A Diet of Worms
A Diet of Worms
A defense of the San Juan Worm in two variations
- By: Chad Mason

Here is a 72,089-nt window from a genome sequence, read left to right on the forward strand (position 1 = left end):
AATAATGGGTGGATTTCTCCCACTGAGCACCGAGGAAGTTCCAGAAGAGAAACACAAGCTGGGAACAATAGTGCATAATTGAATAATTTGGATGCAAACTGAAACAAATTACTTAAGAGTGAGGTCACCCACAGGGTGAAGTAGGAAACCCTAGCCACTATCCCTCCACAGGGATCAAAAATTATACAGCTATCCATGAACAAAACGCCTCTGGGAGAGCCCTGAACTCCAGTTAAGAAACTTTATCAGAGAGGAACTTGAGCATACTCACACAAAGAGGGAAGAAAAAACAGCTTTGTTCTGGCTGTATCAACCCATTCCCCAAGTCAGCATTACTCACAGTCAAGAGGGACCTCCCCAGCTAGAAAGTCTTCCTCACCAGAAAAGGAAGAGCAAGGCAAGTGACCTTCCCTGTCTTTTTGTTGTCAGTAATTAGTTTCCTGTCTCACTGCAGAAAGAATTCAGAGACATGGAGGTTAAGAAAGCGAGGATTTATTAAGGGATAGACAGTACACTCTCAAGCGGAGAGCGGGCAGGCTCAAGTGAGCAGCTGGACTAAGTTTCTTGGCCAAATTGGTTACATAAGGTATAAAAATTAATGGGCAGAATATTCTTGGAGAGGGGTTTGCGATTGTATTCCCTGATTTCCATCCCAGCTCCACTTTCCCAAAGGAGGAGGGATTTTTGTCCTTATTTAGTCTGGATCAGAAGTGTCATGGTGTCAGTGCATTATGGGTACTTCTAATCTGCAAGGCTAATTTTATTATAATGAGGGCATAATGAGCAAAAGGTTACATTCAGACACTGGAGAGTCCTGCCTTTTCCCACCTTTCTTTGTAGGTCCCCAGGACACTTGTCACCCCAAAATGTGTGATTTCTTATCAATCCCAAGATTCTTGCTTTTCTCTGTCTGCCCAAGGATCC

The big rainbow made three runs to the center of the river and three times I felt the backing knot bump the stripping guide. I'd been fighting similar fish all afternoon and my wrist eventually seized in place with painful cramps. (Yeah, I know--life is hard.) The river had risen markedly throughout the day, due to increased releases at the dam upstream. I looked behind me for slack water where I could net the fish, and discovered that the river now covered my lunch rock and was nearly lapping at my camera, which was sitting on a boulder.Finally I eased the fat rainbow into a quiet place and slipped the net under him. After a quick tug of the hook, I held him briefly to remember him and then let him go. Several more wrist-busting fights would follow, until the "fly" at last fell apart. You may be wondering why I put fly in quotation marks. Peer pressure, I guess. The pattern in question was a San Juan Worm. If there were a Wittenburg Chapel of fly-fishing and I could nail my 95 Theses to its door, Thesis Number One would read: "The San Juan Worm, being an accurate imitation of a natural aquatic organism, should be acknowledged as orthodox in the canons of angling, and no longer be anathematized as a flyrod heresy." Of course, the ethicists might then rebuff: "Effectiveness is no foundation for a morality, nor is popularity with the masses; the ends do not justify the means." Right you are! So let us defend "worm patterns" not solely on the basis of their popularity or effectiveness, but on the grounds of their correspondence to the Law of Nature. The San Juan Worm and other "legless nymphs" have saved the day more times than I can recount. I've used them to catch trophy rainbows on Western tailwaters, brookies in the North Woods and hook-jawed browns from Midwestern spring creeks. There have been times, in fact, when trout seemed unwilling to take anything else. Worms, naturally Because the San Juan Worm works so well after a rain, many anglers--especially those who malign the pattern--mistakenly believe it imitates an earthworm washed into the stream. But this belief can be sustained only by overlooking two salient facts: 1) it would take a hell of a rain to wash a subterranean creature into a trout stream, and 2) all subsurface patterns work better after a rain. For example, although a husky black nymph will often perform well after a rain, no angler assumes such a nymph imitates a cockroach; they're imitating stonefly nymphs. Similarly, the San Juan Worm imitates an aquatic creature, not a terrestrial one. Aquatic worms live in all forms of fresh water--lakes, ponds, reservoirs, marshes, rivers and streams. Closely related to earthworms, aquatic worms belong to a class of annelids called oligochaeta. Aquatic worms are amazing creatures that can breathe through the walls of their bodies and regenerate lost body segments. The genus of particular interest to fly fishers is Limnodrilus. Limnodrilus feed on mud and small particles of plant and animal matter that collect on the bottom of a river or lake. The feeding worm will often posture itself head-down into the stream bottom, with its body protruding in the current. Feeding worms are highly visible to foraging fish, which may "grub" the worms from the bottom. Worms may also be dislodged by the current and drift downstream, especially after a heavy rain or during high dam releases. Fish will seldom refuse a drifting worm. Limnodrilus varies in color from light tan through shades of brown and red, and reaches a length of about two inches (5 cm). Its body seldom exceeds 1/16 of an inch in width (less than 2 mm). Life span is typically one to two years. Mating and egg-laying activity usually occurs from late summer through early fall. Because worms are active at this time, their imitations can be quite effective even in the low, clear flows that are not usually deemed ideal for fishing a worm pattern. Egg-laying may take place in mud, on rocks, or among vegetation. The best imitation of Limnodrilus, bar none, is the popular San Juan Worm. This is a wonderful pattern for beginning anglers and fly-tiers because it builds their confidence and enthusiasm for fly-fishing. Experts can also learn a trick or two that will improve this pattern. (See the in-line bead recipe.) In flowing water, the SJW should be presented near the bottom on a dead drift. In still waters, it may be twitched at mid-depth or allowed to settle on the bottom. Once on the bottom, creep it along painfully slow. Not Garden Hackle In addition to the San Juan Worm, I've had excellent results with the Rockworm pattern. Here again we are not dealing with low-level garden hackle. Depending on the color of body material used, the Rockworm can imitate two other aquatic "worms:" craneflies and the free-swimming caddis Rockworm (Rhyacophila). Craneflies are exceedingly common insects of the order Diptera, which also includes midges. In fact, an adult cranefly somewhat resembles a giant midge. I've heard them described as "daddy longlegs with wings," and the description isn't far off. Craneflies belong to the genus Tipula, which includes many species. The larval stage of the cranefly is a plump worm ranging from half an inch to a whopping three inches in length. Most common colors for the larva are cream, gray and light brown. Tied with corresponding colors, the Rockworm pattern perfectly imitates a cranefly larva. From the order Trichoptera (caddisflies) come the genus Rhyacophila, which includes more than 100 species in North America. Think of Rhyacophila as the caddisfly from Hell. The larvae are big, green and live off of other hapless aquatic nymphs. Unlike most caddisfly genera, Rhyacophila larvae do not build cases; they are free swimmers. These plump, green, worm-like larvae thrive in cold, swift waters, where they absorb oxygen through their skin and rappel down the sides of rocks on their own silk-like secretions. Reaching nearly an inch in length, the Rhyacophila larva is easily imitated with a green Rockworm pattern. Coffee Can Needed Thanks to Limnodrilus, Tipula and Rhyacophila, trout already subsist on a diet of worms. Wise anglers imitate them with flies, and not with squirming critters hoisted from a red Hills Brothers coffee can. Try the San Juan Worm and Rockworm patterns on a river near you--and don't worry about committing heresy in the process. Recipe: San Juan Worm (in-line bead) Hook: TMC 2487, size 12 Bead: 1/8" copper Thread: 6/0, tan or red (match body material) Body: Ultrachenille, tan or red Attach thread and wind to mid-point of shank. Attach a small strip of ultrachenille. Wrap forward over the ultrachenille, whip finish and clip thread. Apply a drop of head cement. Slide copper bead over hook point and up to eye of hook. Re-attach thread and build up a thread stop behind the bead. Wrap thread to rear of shank and add another strip of ultrachenille, leaving the tag end extending over the shank. Apply a drop of head cement at the tie-in point. Pass thread under tag end, and wrap thread to just behind the bead. Grasp the tag end of the ultrachenille and wind it forward over the shank tightly, creating a segmented body. When you reach the bead, wrap the thread tightly over the ultrachenille several times in the same place, then clip the tag end of the ultrachenille. Whip finish behind the bead, clip thread, and apply a final drop of head cement. Using a cigarette lighter, lightly flame the ends of the ultrachenille to taper it and prevent fraying.